BANGKOK: Anti-government protesters held a major demonstration at the Democracy Monument in Bangkok on Wednesday (Oct 14) to call for an end to Prime Minister Prayut Chan-o-cha’s administration, charter amendment and reform of the monarchy.
They started gathering at about 8am after a sudden change of plan in the early hours on Wednesday, moving forward the protest originally planned for 2pm.
“Sources reported that there are groups trying to take control of the area and perimeter; before the former rendezvous time (2pm) to obstruct the People's Party's demonstration,” said a statement released by the demonstrators.
“For that reason, the People's Party will have to move up the schedule from 2pm to 8am on Oct 14, because we have to take control of the area of the Democracy Monument first and foremost.”
Protesters successfully occupied the area on Wednesday morning. A human chain was formed to guard their mobile stage as groups of pro-government supporters and royalists in yellow shirts took to the streets in the same area.
Yellow is associated with the monarchy in Thailand. A number of security officers were also among the yellow-shirts.
Led by youths, some say the rally on Wednesday could be an important moment for Thai politics after a coup d’état in 2014 by Prayut. The then army chief and current prime minister would control Thailand for five years, before an election in 2019 installed his political party to government.
The demonstration is driven by a coalition of youth groups from across the country, known collectively as the People’s Party. The name is a symbolic reference to a group of revolutionaries behind Thailand’s transition from absolute monarchy to constitutional monarchy in 1932.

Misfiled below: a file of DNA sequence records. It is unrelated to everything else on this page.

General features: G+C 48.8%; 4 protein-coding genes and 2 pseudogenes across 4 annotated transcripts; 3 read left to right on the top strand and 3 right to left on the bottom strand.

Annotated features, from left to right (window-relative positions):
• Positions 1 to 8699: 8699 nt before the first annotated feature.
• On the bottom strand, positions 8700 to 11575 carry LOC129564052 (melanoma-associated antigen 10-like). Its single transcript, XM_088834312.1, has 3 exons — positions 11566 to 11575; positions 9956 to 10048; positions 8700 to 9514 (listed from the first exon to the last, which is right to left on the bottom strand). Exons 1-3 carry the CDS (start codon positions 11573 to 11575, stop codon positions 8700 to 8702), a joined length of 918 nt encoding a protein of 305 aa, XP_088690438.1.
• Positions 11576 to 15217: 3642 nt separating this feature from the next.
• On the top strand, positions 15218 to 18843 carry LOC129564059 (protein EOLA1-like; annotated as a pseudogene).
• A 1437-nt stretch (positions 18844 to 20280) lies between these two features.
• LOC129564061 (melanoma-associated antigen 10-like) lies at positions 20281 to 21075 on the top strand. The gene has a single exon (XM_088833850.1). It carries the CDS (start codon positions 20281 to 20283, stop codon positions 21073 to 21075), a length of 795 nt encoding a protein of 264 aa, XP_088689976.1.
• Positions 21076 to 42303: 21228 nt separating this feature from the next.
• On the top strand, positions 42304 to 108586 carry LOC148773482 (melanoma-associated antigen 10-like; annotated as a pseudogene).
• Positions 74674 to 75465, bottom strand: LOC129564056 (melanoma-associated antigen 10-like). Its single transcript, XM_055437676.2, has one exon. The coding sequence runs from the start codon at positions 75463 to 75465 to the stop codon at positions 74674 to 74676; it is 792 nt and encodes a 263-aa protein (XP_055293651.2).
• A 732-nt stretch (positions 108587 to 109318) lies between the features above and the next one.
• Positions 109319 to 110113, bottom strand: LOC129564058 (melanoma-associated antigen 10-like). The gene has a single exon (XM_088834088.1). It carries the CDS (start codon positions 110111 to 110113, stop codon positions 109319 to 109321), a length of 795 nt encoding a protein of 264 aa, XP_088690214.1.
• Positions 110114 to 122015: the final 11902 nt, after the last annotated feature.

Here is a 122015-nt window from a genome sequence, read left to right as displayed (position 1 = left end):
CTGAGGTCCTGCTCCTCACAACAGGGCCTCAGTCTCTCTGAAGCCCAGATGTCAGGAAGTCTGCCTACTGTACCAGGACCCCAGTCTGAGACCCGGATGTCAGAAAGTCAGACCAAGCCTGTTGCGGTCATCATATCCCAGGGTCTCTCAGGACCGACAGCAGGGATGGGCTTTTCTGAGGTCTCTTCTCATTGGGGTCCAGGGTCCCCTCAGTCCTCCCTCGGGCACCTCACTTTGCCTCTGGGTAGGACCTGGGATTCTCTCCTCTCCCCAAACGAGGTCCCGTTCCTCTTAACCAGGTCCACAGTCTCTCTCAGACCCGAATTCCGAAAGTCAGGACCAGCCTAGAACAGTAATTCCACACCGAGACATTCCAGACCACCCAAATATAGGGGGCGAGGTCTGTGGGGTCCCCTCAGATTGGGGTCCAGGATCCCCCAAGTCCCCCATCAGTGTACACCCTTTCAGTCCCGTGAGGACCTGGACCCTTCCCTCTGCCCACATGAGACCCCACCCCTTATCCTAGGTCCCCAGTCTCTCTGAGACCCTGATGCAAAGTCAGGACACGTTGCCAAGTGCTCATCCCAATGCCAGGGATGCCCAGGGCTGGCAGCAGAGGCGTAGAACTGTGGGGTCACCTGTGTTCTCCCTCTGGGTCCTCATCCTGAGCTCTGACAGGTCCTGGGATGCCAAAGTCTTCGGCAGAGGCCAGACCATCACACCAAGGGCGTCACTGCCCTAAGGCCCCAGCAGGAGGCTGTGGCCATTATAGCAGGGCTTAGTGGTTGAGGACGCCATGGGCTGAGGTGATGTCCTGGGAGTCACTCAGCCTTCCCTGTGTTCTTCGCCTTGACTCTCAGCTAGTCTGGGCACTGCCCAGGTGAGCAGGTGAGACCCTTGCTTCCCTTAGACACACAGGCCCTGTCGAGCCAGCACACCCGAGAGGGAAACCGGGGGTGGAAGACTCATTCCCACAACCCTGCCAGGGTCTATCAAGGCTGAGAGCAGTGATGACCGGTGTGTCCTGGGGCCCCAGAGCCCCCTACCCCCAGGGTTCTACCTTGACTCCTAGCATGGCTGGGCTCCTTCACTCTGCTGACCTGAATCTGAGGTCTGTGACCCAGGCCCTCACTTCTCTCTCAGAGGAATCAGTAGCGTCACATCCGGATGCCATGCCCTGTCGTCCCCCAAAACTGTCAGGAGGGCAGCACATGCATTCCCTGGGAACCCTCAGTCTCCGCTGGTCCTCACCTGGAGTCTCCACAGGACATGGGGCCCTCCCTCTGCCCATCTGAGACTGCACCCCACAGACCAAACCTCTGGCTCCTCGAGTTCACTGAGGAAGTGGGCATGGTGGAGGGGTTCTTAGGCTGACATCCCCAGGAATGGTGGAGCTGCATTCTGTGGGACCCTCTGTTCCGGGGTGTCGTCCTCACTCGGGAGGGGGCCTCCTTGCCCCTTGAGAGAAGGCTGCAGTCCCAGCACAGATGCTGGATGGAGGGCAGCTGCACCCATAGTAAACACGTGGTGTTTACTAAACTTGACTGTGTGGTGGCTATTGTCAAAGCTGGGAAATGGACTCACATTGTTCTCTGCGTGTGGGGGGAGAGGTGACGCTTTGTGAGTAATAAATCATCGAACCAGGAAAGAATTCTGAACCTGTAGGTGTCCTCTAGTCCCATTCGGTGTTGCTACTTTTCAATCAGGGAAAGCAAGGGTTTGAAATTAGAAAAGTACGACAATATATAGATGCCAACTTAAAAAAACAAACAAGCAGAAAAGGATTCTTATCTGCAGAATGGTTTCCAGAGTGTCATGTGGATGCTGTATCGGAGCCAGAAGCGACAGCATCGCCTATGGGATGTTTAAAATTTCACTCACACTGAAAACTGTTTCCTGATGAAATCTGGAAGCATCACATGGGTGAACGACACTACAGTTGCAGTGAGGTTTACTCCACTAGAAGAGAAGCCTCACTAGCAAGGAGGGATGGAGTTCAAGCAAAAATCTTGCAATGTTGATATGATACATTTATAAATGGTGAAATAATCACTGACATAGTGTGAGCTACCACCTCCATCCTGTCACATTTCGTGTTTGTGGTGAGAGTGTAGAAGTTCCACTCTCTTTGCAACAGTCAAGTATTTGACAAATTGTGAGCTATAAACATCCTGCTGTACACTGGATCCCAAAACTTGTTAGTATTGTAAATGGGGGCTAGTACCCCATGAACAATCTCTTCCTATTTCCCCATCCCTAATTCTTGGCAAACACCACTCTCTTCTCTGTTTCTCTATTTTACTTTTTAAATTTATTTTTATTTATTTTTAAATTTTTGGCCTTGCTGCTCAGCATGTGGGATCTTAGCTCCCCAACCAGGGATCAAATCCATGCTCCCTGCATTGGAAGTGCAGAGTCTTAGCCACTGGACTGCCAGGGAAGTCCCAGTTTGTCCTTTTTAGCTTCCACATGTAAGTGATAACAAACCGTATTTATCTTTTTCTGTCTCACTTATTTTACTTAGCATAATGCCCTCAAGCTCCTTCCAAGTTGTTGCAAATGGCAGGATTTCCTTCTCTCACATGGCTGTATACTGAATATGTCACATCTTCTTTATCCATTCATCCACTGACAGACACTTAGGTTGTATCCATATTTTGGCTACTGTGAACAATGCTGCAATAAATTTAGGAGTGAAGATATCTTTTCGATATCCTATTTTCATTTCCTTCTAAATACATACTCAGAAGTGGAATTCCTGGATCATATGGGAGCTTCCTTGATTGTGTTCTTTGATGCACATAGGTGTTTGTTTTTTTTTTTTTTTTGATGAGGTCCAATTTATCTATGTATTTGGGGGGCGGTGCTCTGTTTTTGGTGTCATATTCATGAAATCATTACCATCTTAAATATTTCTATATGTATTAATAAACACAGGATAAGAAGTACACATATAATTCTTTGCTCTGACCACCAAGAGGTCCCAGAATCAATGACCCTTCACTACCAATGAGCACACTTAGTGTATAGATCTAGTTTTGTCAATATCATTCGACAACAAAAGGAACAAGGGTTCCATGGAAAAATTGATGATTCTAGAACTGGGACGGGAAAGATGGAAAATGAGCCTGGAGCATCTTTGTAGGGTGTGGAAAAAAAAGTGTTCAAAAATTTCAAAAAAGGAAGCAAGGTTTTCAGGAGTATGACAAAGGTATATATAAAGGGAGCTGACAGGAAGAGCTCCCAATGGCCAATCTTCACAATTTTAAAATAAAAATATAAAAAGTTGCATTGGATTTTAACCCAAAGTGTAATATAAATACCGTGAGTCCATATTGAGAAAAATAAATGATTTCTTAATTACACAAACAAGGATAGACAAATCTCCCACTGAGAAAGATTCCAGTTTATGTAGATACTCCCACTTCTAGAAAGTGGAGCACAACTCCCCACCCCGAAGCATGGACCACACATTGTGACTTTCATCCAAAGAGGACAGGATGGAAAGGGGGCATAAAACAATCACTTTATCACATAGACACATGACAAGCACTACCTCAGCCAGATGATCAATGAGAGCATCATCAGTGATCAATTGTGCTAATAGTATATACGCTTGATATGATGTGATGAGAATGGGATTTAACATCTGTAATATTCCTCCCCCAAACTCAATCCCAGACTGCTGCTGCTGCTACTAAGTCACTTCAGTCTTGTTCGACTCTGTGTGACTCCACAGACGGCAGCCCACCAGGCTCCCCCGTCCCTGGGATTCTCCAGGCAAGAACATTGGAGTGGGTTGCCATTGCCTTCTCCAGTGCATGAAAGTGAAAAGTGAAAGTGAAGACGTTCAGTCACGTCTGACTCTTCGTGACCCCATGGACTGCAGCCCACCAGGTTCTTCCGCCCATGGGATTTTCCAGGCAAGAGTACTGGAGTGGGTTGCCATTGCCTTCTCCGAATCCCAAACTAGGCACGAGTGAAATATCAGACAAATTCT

Since morning, truckloads of yellow-clad supporters had been seen entering Ratchadamnoen Avenue, where the anti-government protesters gathered. Several of them belong to the Bangkok Metropolitan Administration.
A royal motorcade was expected to pass through the road and a number of people in yellow were present to welcome the royal family.
According to the Royal Thai Police, about 15,000 police officers were deployed on Wednesday.
At about 1.30pm, protesters began removing pot plants on the steps of the Democracy Monument, a symbolic move to take back the public space representing democracy in Thailand. The monument was erected in commemoration of the revolution in 1932.
The pot plants had been placed there by the Bangkok Metropolitan Administration on Jul 18 ahead of a rally against the government.
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Demonstrators then started marching to the Government House, located about 2.5km away. The march began at about 2.30pm.
"Have faith in democracy. We cannot fall back," protest leader Parit "Penguin" Chirawat told protesters on the march.
Protesters managed to pass through blockades and security officers at the Thewa Kam intersection before proceeding to Nakhon Sawan Road.
There, they were blocked once again by police officers and police buses. Protest leaders managed to negotiate with the authorities to let them pass but police said they would do so 50m at a time.
The protesters reached the Government House at around 6pm, filling Phitsanulok Road. Tens of thousands of people gathered in the area and were expected to remain there overnight.
Most royalists dispersed quickly after the motorcade carrying the king had passed, but some protesters later slowed a convoy carrying Queen Suthida, gave the three-fingered salute and chanted "get out" at police protecting the vehicle.
The demonstration by the People’s Party came after a parliamentary session on Sep 24, when lawmakers decided not to vote on six proposals for charter amendment submitted by the ruling coalition and opposition parties. Instead, a committee was formed to study the proposals for a month first.
The move was said to be the government’s attempt to delay changes to the constitution despite months of pressure from the public.